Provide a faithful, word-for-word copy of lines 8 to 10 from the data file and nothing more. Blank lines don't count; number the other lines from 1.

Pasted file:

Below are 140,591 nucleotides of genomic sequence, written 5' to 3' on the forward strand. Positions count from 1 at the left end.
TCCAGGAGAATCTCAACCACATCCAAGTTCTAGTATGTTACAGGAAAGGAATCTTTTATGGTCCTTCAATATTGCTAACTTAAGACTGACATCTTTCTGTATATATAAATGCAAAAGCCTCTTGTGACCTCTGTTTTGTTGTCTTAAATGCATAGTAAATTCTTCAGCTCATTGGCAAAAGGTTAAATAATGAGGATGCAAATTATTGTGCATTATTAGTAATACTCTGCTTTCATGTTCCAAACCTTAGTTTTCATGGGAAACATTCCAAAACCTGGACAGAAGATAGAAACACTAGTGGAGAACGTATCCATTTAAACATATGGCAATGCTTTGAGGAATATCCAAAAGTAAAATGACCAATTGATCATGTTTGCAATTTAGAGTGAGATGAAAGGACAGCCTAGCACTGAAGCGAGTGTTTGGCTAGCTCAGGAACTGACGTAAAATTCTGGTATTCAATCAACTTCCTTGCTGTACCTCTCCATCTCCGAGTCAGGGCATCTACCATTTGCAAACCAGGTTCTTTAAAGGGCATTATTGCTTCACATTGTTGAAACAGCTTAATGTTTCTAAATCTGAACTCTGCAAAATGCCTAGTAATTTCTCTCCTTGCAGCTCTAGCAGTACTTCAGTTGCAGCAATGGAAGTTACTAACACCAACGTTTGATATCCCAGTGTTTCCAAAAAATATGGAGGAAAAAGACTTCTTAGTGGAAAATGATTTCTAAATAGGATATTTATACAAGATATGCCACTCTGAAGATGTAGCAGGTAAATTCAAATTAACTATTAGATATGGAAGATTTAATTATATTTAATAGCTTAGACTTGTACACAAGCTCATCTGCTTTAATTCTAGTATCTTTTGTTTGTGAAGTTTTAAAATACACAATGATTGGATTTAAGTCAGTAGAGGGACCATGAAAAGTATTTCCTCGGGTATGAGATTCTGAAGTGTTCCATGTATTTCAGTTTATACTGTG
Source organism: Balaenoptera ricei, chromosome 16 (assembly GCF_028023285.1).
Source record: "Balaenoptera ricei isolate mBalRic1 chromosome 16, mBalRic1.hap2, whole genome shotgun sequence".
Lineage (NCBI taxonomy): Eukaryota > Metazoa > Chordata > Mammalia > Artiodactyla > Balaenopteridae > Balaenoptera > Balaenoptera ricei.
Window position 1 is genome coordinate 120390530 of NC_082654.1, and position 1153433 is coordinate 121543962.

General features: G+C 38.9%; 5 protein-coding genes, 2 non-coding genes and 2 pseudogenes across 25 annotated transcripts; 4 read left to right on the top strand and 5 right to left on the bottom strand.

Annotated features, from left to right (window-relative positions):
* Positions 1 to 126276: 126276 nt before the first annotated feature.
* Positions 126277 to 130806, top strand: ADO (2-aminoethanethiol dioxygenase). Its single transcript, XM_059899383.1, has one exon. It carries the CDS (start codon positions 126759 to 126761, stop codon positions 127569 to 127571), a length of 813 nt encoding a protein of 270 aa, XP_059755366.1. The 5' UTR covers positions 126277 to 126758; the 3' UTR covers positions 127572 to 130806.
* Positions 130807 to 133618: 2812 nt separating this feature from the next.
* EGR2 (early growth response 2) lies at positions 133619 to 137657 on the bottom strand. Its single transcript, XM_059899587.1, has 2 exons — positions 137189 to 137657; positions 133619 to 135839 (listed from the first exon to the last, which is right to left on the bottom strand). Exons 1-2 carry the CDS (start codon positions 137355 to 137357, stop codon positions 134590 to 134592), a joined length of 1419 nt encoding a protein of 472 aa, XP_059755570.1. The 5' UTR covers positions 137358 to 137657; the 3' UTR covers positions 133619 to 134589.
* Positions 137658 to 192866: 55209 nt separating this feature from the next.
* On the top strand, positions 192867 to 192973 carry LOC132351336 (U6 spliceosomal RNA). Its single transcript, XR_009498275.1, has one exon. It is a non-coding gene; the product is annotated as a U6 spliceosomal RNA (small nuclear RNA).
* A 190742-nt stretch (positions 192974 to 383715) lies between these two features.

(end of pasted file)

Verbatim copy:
Annotated features, from left to right (window-relative positions):
* Positions 1 to 126276: 126276 nt before the first annotated feature.
* Positions 126277 to 130806, top strand: ADO (2-aminoethanethiol dioxygenase). Its single transcript, XM_059899383.1, has one exon. It carries the CDS (start codon positions 126759 to 126761, stop codon positions 127569 to 127571), a length of 813 nt encoding a protein of 270 aa, XP_059755366.1. The 5' UTR covers positions 126277 to 126758; the 3' UTR covers positions 127572 to 130806.